There is a lot of focus on the outcome of the referendum in Scotland next week. What most people don't seem to realize is that whatever the outcome it is already over between Scotland and the rest of the UK. It was over the moment that Scotland decided it might want to leave.
There is a parallel between Scotland's behaviour and that of a disgruntled partner in a marriage or committed long-term relationship. We live in a time when we are encouraged to look at relationships a little like we look at products and services - as something to be weighed up in a cost-benefit analysis. And we live in a time when we are encouraged to verbalise our thoughts and grievances.
This is in many ways good, repression and withholding has been the bane of generations of British relationships and marriages. It is good to talk, to share, to be honest.
But what often gets missed in this desire to verbalise and offload is the power of our word. A marriage is a commitment generated in language, a commitment with a promise of a shared future, a foundation on which trust and shared interests can be built. Healthy commitments are not set in stone, they are an ongoing process of negotiation, refinement and rebalancing, a dynamic contract that flexes and matures as circumstances change and each party develops and grows.
Underneath though they have a foundation based on a single and critical assumption - that even though things might get hard, might get challenging, and sometimes might suck, we are in it together and in it for the long haul. Questioning and challenging that assumption every so often isn't a bad thing - complacency is the rising damp of many a good relationship. But what must not happen is that the commitment is fundamentally threatened. When that happens the foundation cracks. And after that there is no going back. Many relationships do stagger along after such a schism but they are never the same again. They are like a house with subsidence, cracks will just keep showing up.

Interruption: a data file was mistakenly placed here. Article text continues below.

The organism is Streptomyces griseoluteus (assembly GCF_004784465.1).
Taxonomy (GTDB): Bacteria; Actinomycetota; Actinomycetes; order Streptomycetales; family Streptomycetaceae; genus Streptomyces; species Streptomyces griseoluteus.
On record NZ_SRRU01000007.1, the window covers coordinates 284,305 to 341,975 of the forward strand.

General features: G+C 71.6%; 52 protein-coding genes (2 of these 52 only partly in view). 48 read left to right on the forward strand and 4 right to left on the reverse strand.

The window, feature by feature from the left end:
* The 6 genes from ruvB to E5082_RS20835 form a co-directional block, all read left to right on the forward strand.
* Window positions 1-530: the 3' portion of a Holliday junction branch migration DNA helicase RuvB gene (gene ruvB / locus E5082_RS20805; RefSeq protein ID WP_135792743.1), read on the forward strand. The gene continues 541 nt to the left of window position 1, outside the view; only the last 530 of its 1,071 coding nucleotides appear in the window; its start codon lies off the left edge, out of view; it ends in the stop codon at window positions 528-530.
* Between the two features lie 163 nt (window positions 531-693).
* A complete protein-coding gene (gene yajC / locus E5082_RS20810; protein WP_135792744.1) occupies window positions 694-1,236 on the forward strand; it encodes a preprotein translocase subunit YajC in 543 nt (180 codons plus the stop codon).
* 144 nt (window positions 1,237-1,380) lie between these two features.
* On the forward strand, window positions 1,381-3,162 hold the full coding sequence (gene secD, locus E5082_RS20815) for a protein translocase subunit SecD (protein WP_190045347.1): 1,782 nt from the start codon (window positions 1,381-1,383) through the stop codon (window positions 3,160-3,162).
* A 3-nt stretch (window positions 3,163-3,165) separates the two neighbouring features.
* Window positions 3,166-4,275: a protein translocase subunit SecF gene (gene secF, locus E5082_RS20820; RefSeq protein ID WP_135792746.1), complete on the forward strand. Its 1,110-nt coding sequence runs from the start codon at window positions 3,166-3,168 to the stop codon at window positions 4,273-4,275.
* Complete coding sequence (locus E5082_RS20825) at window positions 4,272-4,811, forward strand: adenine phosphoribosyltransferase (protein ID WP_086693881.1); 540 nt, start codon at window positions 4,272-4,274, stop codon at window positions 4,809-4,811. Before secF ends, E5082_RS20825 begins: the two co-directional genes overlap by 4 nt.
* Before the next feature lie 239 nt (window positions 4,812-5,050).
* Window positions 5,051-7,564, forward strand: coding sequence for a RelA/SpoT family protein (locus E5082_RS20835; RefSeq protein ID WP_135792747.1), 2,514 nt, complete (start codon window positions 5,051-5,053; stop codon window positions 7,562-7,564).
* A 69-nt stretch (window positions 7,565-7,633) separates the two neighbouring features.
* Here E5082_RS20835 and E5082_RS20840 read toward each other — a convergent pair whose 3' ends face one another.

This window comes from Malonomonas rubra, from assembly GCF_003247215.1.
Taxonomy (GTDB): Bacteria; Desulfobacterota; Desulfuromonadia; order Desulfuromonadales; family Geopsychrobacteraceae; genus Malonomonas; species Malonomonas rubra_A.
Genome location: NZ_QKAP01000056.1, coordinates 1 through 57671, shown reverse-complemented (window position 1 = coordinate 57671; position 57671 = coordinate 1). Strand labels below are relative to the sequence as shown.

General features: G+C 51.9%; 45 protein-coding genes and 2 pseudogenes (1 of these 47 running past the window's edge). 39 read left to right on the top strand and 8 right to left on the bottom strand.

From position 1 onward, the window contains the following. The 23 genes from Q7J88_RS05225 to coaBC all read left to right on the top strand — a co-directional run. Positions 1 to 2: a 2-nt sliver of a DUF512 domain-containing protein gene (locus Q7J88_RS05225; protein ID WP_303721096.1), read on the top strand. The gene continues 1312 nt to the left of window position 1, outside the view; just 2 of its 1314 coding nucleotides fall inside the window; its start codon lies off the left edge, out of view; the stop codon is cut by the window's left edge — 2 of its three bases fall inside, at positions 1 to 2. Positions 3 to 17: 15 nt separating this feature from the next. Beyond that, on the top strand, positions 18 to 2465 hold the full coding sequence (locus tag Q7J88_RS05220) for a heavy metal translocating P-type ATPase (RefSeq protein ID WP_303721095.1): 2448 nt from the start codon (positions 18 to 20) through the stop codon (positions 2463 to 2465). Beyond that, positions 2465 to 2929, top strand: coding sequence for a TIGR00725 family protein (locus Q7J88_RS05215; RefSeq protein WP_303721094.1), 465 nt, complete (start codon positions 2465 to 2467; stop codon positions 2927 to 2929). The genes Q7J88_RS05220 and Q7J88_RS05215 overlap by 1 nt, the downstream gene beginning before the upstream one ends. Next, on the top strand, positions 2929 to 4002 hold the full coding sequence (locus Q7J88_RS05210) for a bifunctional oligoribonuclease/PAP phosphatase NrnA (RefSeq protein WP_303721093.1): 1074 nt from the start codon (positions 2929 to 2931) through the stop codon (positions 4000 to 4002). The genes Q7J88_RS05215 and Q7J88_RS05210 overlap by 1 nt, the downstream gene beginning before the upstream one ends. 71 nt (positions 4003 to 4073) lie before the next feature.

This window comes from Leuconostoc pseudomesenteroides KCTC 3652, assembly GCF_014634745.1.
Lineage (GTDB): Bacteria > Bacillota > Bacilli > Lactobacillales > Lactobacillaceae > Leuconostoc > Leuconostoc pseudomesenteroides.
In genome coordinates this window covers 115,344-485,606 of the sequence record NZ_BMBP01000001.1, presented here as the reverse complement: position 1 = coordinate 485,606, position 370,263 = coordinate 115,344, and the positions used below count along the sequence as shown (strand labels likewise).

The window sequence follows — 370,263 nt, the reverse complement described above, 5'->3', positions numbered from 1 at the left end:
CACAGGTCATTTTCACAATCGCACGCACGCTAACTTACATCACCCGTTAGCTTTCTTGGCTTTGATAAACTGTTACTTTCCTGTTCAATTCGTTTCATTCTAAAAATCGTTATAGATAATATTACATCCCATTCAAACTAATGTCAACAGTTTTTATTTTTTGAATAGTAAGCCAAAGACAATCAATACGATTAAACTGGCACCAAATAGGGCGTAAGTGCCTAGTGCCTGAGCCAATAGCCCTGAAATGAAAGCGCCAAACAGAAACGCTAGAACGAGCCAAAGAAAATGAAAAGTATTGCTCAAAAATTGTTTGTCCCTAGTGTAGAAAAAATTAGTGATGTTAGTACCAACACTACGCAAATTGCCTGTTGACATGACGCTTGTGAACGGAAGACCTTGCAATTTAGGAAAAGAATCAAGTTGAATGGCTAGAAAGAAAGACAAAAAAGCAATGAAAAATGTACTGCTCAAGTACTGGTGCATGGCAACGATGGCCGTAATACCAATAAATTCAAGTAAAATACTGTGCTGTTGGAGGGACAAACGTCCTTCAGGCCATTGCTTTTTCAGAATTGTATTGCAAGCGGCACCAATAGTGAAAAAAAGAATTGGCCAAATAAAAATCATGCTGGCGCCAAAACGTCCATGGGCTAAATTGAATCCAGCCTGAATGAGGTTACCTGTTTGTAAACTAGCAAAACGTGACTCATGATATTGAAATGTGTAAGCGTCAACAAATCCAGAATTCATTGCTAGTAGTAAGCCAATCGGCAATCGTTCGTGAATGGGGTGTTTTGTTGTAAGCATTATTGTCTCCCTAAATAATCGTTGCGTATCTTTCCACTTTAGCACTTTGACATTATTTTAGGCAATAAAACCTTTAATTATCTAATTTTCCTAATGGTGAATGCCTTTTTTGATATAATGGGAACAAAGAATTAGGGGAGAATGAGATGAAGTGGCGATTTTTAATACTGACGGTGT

This is what has happened with Scotland and the rest of the UK. The foundation of mutuality, based on an often begrudging but none-the-less very solid three hundred year old union, has been ruptured. By asking that simple question "should we stay or should we go now?" the question is actually answered - the foundation that underpins the union has been fractured. 'Staying' would be to stay in something diminished and flawed.
This is not to say there cannot be a union. But if there is to be one it needs to be a new one. It is like when one partner in a committed relationship is unfaithful. In that moment the existing relationship is destroyed. A new, better relationship can be negotiated and built but by implication it is brand new and thus none of the old agreements and understanding can simply be carried through. It is a relationship where trust will need to be earned from ground zero again; where a new set of agreements, some maybe radically different from the old, need to be established.
If Scotland wants to be in a union with England, Wales and Northern Ireland '"Yes," is not enough. What will then need to happen is the negotiation of a new deal, one in which both parties have a say.
And perhaps what might happen is what so often happens to the disgruntled partner who decided they might want to leave. When they change their mind and try and return they find out that they are no longer welcome, that the thing they had thought of leaving is no longer there any more, that it has moved on.
Neil Gibb is Anglo Scot. His father was a Scottish republican, his mother an English monarchist. Currently he calls himself British, but he is now wondering what a new identity might look like.